An expropriation of property rights via regulation occurs when:

[T]he value or usefulness of private property is eliminated or greatly lowered by a regulatory action without physical occupation... Regulatory takings can be separated into two classes: categorical and non-categorical regulatory takings. A categorical regulatory taking occurs when a regulatory action causes a property to lose all economic value... The complex test for determining whether a non-categorical regulatory taking has occurred involves weighing a number of factors.

Q6. Was the conservatorship, the SPSPAs, and the 3rd Amendment to the SPSPAs consistent with the rule of law?

A6. No. I would argue that the rule of law was not followed.

Since the 3rd Amendment took place well after the financial crisis period of 2008-2009 was over, I normally focus almost exclusively on the 3rd Amendment's net worth sweep to the SPSPAs, which was announced on August 17, 2012. It is worth noting that former Treasury Secretary Hank Paulsen was largely responsible for engineering the conservatorship of the GSEs and the SPSPAs in 2008 and that former Treasury Secretary Tim Geithner was responsible for the 3rd Amendment in 2012.

It is not readily apparent that any of the 12 criteria for putting the GSEs into conservatorship were met at the time that conservatorship was announced in 2008. The de facto nationalization and direct expropriation may have had more to do with "not letting a financial crisis go to waste" than it had to do with compliance with the requirements of Housing and Economic Recovery Act of 2008 (HERA). Thus, Rahm Emanuel said that "[y]ou never want a serious crisis to go to waste. And what I mean by that is an opportunity to do things that you think you could not do before." Still, it's hard to imagine a federal judge wanting to second-guess decisions that were made in the midst of a financial crisis.

With respect to the 3rd Amendment's net worth sweep, I would emphasize that:

  1. Expropriation of property rights. The expropriation of GSE common and preferred investors was in a sense a "physical occupation" in that FHFA essentially "took over" Fannie Mae and Freddie Mac, largely displacing the GSEs boards of directors as the governance structure of the GSEs. However, it could also be characterized as a regulatory taking. In either case, Judge Sweeney at the federal Court of Claims may eventually have the opportunity to rule on whether the expropriation of GSEs via the 3rd Amendment's net worth sweep constitutes a taking of property without just compensation under the 5th Amendment to the U.S. Constitution.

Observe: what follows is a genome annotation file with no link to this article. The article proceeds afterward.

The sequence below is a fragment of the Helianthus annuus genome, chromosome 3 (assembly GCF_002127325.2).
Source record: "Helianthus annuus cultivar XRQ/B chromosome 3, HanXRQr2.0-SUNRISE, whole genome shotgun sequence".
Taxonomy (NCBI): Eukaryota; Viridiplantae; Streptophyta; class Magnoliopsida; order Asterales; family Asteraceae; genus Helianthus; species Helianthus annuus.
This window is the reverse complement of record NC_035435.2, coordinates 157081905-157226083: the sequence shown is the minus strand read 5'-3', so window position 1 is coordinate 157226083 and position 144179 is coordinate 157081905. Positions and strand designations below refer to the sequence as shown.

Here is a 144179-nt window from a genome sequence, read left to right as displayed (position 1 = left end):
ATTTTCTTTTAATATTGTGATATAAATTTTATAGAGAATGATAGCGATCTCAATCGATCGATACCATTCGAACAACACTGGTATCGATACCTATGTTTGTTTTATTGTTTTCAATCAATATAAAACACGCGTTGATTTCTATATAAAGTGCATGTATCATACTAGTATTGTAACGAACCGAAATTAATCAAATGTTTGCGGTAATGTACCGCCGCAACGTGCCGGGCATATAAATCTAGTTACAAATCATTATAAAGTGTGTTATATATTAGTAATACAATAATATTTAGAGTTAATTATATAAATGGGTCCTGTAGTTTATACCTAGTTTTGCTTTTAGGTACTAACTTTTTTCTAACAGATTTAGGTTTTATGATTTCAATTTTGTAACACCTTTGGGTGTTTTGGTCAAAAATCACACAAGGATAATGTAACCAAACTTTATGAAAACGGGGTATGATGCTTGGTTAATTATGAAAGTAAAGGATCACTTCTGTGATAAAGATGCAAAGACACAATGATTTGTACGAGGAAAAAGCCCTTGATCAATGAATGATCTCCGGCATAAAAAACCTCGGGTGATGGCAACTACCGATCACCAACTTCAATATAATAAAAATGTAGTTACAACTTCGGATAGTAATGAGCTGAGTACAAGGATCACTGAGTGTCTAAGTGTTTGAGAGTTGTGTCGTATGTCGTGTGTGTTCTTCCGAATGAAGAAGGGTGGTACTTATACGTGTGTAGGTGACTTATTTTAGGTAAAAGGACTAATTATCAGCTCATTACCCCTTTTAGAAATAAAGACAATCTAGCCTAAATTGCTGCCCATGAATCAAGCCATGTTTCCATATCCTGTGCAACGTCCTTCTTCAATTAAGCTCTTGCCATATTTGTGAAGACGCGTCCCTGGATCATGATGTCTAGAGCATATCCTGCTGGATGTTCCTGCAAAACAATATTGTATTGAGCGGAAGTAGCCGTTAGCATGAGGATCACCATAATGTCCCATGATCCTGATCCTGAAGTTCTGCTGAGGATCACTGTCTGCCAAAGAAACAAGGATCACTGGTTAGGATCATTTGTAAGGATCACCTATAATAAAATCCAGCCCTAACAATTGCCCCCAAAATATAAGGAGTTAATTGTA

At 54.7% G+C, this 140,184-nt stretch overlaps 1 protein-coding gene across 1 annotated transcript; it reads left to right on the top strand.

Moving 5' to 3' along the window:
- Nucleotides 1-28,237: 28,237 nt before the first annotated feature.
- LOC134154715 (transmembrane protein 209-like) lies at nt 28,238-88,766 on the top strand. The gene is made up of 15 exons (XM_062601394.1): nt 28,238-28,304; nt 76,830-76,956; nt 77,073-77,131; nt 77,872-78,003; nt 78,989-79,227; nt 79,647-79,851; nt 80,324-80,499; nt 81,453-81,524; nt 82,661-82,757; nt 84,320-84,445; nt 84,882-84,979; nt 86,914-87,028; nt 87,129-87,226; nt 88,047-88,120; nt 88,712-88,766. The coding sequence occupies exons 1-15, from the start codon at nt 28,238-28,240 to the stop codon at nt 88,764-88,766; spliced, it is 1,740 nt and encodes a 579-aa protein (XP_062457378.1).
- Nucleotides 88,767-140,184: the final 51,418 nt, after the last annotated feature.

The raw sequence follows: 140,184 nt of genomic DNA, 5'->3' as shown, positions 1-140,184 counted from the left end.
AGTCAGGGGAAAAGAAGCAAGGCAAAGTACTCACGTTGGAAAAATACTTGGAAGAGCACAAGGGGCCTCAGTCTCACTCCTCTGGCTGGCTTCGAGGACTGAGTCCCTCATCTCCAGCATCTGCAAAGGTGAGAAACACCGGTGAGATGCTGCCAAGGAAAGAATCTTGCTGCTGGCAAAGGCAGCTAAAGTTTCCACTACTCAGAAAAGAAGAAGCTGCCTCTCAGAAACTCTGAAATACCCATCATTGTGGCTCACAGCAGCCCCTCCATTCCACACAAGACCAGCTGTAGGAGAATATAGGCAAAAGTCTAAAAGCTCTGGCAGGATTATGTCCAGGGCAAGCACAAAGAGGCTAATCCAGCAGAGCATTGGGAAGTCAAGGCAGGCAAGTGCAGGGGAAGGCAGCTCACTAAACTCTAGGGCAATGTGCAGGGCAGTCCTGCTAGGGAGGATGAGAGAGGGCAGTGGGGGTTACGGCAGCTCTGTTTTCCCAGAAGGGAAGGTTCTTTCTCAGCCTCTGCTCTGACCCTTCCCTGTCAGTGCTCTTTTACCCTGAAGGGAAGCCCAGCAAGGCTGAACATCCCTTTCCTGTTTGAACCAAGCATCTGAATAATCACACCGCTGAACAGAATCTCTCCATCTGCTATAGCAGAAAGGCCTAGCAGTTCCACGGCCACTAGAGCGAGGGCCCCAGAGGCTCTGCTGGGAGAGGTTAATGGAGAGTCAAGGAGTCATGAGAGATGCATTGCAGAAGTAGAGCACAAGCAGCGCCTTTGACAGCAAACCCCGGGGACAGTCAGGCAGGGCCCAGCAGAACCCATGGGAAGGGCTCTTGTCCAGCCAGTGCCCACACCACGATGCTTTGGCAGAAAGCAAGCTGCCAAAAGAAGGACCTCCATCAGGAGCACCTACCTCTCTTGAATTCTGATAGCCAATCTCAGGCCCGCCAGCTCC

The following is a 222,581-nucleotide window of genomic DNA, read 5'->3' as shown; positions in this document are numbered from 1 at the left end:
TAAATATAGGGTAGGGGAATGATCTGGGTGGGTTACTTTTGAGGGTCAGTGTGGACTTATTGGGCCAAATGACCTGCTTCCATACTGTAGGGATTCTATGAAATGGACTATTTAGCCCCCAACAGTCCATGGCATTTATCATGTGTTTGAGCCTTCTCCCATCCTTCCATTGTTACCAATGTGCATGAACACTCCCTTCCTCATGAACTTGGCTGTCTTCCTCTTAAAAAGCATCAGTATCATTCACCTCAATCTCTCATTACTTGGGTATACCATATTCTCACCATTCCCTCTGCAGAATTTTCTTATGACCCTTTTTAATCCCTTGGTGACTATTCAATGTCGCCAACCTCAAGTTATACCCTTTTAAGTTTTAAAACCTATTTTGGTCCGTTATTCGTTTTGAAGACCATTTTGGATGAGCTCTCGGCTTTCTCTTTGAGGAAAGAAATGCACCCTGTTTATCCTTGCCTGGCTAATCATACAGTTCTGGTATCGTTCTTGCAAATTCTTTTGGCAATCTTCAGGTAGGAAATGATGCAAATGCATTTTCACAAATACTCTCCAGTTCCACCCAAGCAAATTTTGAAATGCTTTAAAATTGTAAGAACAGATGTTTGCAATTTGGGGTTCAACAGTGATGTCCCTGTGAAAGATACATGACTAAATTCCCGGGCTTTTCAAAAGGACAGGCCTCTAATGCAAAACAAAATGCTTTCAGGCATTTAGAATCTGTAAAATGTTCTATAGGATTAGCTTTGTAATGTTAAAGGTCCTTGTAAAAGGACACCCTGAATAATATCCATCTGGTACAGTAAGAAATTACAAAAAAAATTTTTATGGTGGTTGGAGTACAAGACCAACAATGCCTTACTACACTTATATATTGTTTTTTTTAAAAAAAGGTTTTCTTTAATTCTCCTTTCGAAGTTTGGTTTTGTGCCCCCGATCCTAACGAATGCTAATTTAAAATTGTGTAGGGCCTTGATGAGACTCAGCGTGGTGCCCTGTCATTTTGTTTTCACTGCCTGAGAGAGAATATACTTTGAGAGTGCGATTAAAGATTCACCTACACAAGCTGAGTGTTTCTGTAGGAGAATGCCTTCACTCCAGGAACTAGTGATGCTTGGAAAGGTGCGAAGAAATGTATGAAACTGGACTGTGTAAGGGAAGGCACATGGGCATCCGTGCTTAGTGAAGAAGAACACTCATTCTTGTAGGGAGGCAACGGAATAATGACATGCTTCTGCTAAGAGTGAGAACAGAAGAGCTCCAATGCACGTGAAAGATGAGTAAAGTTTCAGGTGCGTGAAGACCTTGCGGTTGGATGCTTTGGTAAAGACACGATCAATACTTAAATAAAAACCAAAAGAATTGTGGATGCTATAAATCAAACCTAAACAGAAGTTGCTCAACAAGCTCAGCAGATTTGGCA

2. Independence of the FHFA. I've argued elsewhere (here and here) that the SPSPAs essentially make the Treasury a co-regulator of the GSEs with respect to the 3rd Amendment in direct contravention of the specific requirements of HERA of 2008. Thus, HERA states that "[w]hen acting as conservator or receiver, the Agency shall not be subject to the direction or supervision of any other agency of the United States or any State in the exercise of the rights, powers, and privileges of the Agency." To me, the SPSPAs are inherently inconsistent with the "separation of powers" doctrine--and therefore inconsistent with the rule of law.
  3. Administrative due process. Needless to say, neither Treasury nor the FHFA bother to hold a hearing before agreeing to the SPSPAs in 2008 or the 3rd Amendment in 2012. Nor have the other basic procedural requirements of the Administrative Procedures Act of 1946 been followed. I have discussed this here, here, and here. I have discussed the trouble with secrecy in financial regulation of the GSEs here, here, here, and here.
  4. Formal elements. I would argue, at a minimum, that the way that the 3rd Amendment has been administered does diverge from the obvious or apparent meaning of the terms of HERA of 2008 that require that FHFA "preserve and conserve" and achieve a "sound and solvent condition." Nor was the 3rd Amendment publicly promulgated.

The 3rd Amendment is inconsistent with the rule of law and should be overturned.


I wrote this article myself, and it expresses my own opinions. I am not receiving compensation for it (other than from Seeking Alpha). I have no business relationship with any company whose stock is mentioned in this article.

Additional disclosure: I am a consulting economist. I am not an attorney.

Editor's Note: This article discusses one or more securities that do not trade on a major U.S. exchange. Please be aware of the risks associated with these stocks.